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HTML Tag Reference

Thursday 18 December, 2003 ( 6:07PM GMT)

Dog collar and tagAdding another 70-odd pages to HTML Dog, an HTML tag reference is the latest addition to the site. Call it a Christmas present.

I have attempted to put together a tag reference that is slightly different to others out there - an accurate reference focussed on strict web standards.
I have made the kind of reference I would like to use and I hope that this will result in a reference that other standards-focussed web designers will also want to use.

In keeping with the rest of HTML Dog, the reference covers the tags and attributes that belong to strict XHTML. Actually, much of the information has been pulled out of the modules that make up XHTML 1.1 modules, so there are very minor differences from XHTML 1.0 Strict such as the lack of border and lang attributes.

I have tried to be as accurate as possible (I have come across some surprising mistakes in other similar references), gathering information from W3C resources and have hopefully produced something easier to read than the notoriously confusing W3C documentation.

At the last minute I begrudgingly added a page to briefly cover b, i, tt, big, small, sub, sup and hr tags because although I don't think they should be used, they are a part of strict W3C XHTML and in such a way are 'valid' tags. At least the reference can point out that there are better alternatives to those less aware.

It has been a long, gruelling and not too exciting project, but it is one that I think is necessary for a site such as this. Future updates may include links to the relevant W3C documentation and valid content, but I'm going to take a break from it at the moment. There are other things to be done - a CSS property reference will hopefully be along sometime soon.


Comment 1

It's a great addition to the site Patrick !

So said Bart Noppen on Thursday 18 December, 2003 at 10:41PM GMT.

Comment 2

Your are putting a lot of work into this site. Congrats.
What are your future plans for htmldog?

So said [Anon] on Friday 19 December, 2003 at 10:07AM GMT.

Comment 3

The keywords are highlighted in the reference but aren't clickable links. For example from title, I expect to be able to click on the word head to get to that reference.

So said on Monday 22 December, 2003 at 10:05PM GMT.

Comment 4

Very nice XHTML reference, however, I wasn’t able to get the difference between <abbr> and <acronym> as you explain them.

I interpret an abbreviation as, for example, CIA and FBI, in which every word is represented by its first letter, whereas an acronym takes the form of MySQL, which uses more than one word (M-y) for one of the words it stands for. To be an abbreviation, it should be MSQL.

As I’m a native spanish speaker, that could be different in english language (in which are based the specs).

So said JH Sales on Tuesday 23 December, 2003 at 2:48PM GMT.

Comment 5

I think that - technically - an abbreviation is spoken as a succession of letters: eff-bee-eye, not fbih; see-eye-ay, not kiyah. An acronym is spoken as a word, e.g. NATO, not enn-ay-tee-oh. SQL is an acronym if you pronounce it "sequel", an abbreviation if you pronounce it "ess-queue-ell".

So said Chris Hunt on Wednesday 24 December, 2003 at 11:43PM GMT.

Comment 6

Abbreviations and acronyms seem to throw up a hell of a lot of confusion. Here's the way I see it:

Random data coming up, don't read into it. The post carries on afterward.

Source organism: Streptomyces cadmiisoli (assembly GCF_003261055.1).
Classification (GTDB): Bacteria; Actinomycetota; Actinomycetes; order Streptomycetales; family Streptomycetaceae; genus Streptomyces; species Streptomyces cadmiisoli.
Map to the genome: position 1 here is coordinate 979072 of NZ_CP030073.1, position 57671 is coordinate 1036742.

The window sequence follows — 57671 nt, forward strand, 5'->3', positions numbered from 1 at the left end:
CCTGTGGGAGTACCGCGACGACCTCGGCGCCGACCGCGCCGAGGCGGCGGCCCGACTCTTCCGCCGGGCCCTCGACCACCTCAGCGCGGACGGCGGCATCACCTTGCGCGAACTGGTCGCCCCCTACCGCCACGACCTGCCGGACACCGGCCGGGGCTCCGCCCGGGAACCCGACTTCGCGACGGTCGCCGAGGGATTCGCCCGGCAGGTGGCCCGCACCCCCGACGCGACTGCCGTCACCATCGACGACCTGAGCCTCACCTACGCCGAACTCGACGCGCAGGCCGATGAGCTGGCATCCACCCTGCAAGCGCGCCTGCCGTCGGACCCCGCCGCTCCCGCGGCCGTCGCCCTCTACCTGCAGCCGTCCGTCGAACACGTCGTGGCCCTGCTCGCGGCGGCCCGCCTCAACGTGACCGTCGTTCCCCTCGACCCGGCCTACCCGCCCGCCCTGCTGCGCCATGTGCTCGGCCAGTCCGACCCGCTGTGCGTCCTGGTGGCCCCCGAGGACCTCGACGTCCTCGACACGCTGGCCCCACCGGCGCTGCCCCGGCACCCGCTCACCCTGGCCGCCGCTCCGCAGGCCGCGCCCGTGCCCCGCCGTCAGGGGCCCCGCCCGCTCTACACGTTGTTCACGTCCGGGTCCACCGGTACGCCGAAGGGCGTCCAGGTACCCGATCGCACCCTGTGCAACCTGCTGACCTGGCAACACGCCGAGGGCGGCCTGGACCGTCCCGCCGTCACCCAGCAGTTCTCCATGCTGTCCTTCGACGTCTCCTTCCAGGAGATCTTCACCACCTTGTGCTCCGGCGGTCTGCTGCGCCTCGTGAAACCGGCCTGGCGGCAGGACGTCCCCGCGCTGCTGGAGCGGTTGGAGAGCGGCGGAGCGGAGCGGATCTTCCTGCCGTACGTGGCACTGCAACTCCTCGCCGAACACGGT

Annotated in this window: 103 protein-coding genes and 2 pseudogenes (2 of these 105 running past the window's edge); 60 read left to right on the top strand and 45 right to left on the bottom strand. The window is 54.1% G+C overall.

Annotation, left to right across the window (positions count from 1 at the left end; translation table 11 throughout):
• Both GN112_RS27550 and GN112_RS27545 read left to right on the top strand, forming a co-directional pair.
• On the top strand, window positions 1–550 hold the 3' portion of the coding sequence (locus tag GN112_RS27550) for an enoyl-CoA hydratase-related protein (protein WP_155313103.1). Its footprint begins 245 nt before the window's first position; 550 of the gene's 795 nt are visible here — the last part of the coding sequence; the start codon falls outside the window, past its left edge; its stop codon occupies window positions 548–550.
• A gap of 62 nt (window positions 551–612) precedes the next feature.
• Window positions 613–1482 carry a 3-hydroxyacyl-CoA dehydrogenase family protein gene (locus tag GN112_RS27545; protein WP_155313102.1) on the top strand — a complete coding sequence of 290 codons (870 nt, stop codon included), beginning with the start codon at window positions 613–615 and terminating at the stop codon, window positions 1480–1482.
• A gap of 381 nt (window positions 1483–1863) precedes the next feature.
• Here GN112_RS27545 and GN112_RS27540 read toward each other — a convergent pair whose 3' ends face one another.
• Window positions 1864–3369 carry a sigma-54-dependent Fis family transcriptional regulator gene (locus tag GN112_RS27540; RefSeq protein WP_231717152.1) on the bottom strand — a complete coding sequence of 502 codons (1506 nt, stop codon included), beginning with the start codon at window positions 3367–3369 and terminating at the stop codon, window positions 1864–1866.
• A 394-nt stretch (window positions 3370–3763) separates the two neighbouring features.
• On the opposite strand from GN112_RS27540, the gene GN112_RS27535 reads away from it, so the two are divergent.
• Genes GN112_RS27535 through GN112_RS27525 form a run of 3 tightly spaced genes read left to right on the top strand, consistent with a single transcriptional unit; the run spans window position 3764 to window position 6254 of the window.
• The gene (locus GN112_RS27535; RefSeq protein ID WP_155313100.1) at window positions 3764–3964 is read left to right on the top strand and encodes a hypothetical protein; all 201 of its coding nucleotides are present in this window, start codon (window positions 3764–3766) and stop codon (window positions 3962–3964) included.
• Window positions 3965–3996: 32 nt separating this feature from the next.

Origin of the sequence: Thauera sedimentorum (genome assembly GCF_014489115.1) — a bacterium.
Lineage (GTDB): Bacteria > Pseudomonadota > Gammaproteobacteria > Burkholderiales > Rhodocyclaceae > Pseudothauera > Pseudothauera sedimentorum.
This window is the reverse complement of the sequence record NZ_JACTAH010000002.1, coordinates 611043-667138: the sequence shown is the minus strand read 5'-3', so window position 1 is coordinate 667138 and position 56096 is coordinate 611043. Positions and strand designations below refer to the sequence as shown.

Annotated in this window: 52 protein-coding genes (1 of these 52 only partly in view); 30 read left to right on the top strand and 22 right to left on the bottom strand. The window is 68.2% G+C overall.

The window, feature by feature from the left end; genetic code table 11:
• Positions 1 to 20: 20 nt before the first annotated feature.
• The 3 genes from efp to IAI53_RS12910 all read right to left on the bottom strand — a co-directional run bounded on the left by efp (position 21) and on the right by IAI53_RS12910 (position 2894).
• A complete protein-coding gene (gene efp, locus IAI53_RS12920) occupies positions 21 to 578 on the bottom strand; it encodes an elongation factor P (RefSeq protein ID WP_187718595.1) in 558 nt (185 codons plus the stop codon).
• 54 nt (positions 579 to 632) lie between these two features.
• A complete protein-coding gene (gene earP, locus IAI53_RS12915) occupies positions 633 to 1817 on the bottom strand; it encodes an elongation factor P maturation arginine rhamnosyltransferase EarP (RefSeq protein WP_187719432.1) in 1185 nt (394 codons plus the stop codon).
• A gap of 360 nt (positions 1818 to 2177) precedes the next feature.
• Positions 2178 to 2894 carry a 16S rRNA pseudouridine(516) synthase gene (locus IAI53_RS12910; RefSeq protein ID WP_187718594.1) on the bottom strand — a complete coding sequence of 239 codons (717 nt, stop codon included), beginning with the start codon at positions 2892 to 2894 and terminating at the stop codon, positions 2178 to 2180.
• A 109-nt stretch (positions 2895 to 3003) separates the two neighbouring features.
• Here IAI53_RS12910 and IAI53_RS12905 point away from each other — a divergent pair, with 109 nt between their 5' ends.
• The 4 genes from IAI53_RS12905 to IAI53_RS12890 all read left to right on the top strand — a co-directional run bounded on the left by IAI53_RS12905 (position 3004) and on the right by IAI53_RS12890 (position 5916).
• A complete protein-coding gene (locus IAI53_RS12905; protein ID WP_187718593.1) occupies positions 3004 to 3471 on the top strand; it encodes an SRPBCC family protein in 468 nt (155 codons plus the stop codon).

"An abbreviation is a shortened form of a phrase. Very general. An acronym however is an abbreviation made up of the initial letters (or parts of words) of the phrase it is representing. So CSS is a valid acronym, whereas HTML and XHTML are not (if 'Hypertext markup language' was an acronym, it would be 'HML'. Similarly, XHTML would be EHML)."
as it says in the 'Mastering Text' page ( ).

From what I've picked up over the past few months, the big problem is that it would appear just about every country / culture / society the world has ever seen has a different interpretation of just what makes an acronym or an abbreviation.

The pronunciation idea that Chris mentions is, as far as I can tell, an American thing.

So said Patrick on Friday 26 December, 2003 at 10:45PM GMT.

Comment 7

Not by this American. Acronyms are, and ever are, comprised of the first letters of each word (excluding the ocassional 'the' and 'a'). Any other shortened version of a longer phrase is simply an abbreviation. Bear in mind that all acronyms are abbreviations, and if you mark them all as abbr, that's ok.

Funny, i expected the cinfusion to be between cite and q.

So said Neal on Monday 29 December, 2003 at 8:37AM GMT.

Comment 8

By the way - as <!DOCTYPE> is given in the list, shouldn't the comment tag be mentioned? I wonder how you would alphabetize that...

So said Neal on Friday 2 January, 2004 at 11:24AM GMT.

Comment 9

I'm glad I was obviously wrong about the abbreviation/acronym thing. The confusion surrounding them is apparently quite random and odd.

And HTML comments - yeah, I should add a page. Do I show it as '!', '!--', '[comment]'??

So said Patrick on Friday 2 January, 2004 at 11:41AM GMT.

Comment 10

That's a really good question. The ! is on the Doctype declaration as well - as you've left it off of that, I suppose you should here as well. As -- is what signals a comment, perhaps just "--"?

So said Neal on Monday 5 January, 2004 at 6:28AM GMT.

Comment 11

Neither DOCTYPE or comments are classed as tags. Really, I think you should leave them both off.

So said Dan Webb on Wednesday 7 January, 2004 at 5:00PM GMT.

Comment 12

While you're absolutely correct in a purist fashion, they are important parts of webpage structure and merit definition. A caveat that they are not really tags is at least in order.

Incidentally, the example for <cite> is not very clear. Is "banana" intended to be the source of some information? The definition says it is to be a citation, but the example bears no resemblance to the examples found in the W3C specs. I don't think <cite> is properly applied in the example.

So said Neal on Tuesday 13 January, 2004 at 9:36PM GMT.

Comment 13

As an Englishman who speaks English as it was meant to be spoken (I am of course joking), I have always believed the difference between abbreviation and acronym to be this:

1) Abbreviation : The shortening of a phrase to it's initials (eg. Cascading StyleSheet = CSS).

2) Acronym : An abbreviation that in itself makes another recognisable word (eg. Campaign for Liberation and Integration of Terrifying Organisms and their Rehabilitation Into Society = C.L.I.T.O.R.I.S.).

An etymologist would recognise 'acro' means ultimate' and that 'nym' means name so we have the 'ultimate name'.